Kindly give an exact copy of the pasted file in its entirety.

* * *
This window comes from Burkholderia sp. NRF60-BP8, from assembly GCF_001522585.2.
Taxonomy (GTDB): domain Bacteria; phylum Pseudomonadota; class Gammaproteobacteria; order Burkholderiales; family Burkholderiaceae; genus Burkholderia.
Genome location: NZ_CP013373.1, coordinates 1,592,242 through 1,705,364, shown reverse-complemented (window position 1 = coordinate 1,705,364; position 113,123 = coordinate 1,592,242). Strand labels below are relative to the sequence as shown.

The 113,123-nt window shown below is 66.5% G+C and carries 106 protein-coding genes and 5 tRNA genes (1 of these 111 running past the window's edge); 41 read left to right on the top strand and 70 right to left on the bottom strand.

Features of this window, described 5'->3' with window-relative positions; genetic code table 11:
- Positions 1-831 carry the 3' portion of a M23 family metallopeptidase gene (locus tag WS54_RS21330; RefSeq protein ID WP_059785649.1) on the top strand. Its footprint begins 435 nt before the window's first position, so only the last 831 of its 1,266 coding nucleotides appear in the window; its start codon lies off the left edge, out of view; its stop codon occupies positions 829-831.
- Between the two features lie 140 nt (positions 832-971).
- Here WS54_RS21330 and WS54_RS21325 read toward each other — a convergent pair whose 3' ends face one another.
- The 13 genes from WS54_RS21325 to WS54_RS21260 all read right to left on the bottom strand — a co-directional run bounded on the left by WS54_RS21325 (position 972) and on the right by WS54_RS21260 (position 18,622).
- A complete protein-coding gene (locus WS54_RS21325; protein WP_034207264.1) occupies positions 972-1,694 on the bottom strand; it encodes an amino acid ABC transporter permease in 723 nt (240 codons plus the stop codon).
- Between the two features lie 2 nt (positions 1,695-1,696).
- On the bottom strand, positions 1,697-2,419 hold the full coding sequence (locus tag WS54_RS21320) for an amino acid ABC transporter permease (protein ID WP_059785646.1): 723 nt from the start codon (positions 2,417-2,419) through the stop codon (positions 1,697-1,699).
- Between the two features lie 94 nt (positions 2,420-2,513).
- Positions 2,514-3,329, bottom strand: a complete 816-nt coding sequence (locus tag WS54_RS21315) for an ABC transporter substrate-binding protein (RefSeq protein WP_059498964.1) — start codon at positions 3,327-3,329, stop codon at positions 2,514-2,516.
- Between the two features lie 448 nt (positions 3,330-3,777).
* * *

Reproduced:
This window comes from Burkholderia sp. NRF60-BP8, from assembly GCF_001522585.2.
Taxonomy (GTDB): domain Bacteria; phylum Pseudomonadota; class Gammaproteobacteria; order Burkholderiales; family Burkholderiaceae; genus Burkholderia.
Genome location: NZ_CP013373.1, coordinates 1,592,242 through 1,705,364, shown reverse-complemented (window position 1 = coordinate 1,705,364; position 113,123 = coordinate 1,592,242). Strand labels below are relative to the sequence as shown.

The 113,123-nt window shown below is 66.5% G+C and carries 106 protein-coding genes and 5 tRNA genes (1 of these 111 running past the window's edge); 41 read left to right on the top strand and 70 right to left on the bottom strand.

Features of this window, described 5'->3' with window-relative positions; genetic code table 11:
- Positions 1-831 carry the 3' portion of a M23 family metallopeptidase gene (locus tag WS54_RS21330; RefSeq protein ID WP_059785649.1) on the top strand. Its footprint begins 435 nt before the window's first position, so only the last 831 of its 1,266 coding nucleotides appear in the window; its start codon lies off the left edge, out of view; its stop codon occupies positions 829-831.
- Between the two features lie 140 nt (positions 832-971).
- Here WS54_RS21330 and WS54_RS21325 read toward each other — a convergent pair whose 3' ends face one another.
- The 13 genes from WS54_RS21325 to WS54_RS21260 all read right to left on the bottom strand — a co-directional run bounded on the left by WS54_RS21325 (position 972) and on the right by WS54_RS21260 (position 18,622).
- A complete protein-coding gene (locus WS54_RS21325; protein WP_034207264.1) occupies positions 972-1,694 on the bottom strand; it encodes an amino acid ABC transporter permease in 723 nt (240 codons plus the stop codon).
- Between the two features lie 2 nt (positions 1,695-1,696).
- On the bottom strand, positions 1,697-2,419 hold the full coding sequence (locus tag WS54_RS21320) for an amino acid ABC transporter permease (protein ID WP_059785646.1): 723 nt from the start codon (positions 2,417-2,419) through the stop codon (positions 1,697-1,699).
- Between the two features lie 94 nt (positions 2,420-2,513).
- Positions 2,514-3,329, bottom strand: a complete 816-nt coding sequence (locus tag WS54_RS21315) for an ABC transporter substrate-binding protein (RefSeq protein WP_059498964.1) — start codon at positions 3,327-3,329, stop codon at positions 2,514-2,516.
- Between the two features lie 448 nt (positions 3,330-3,777).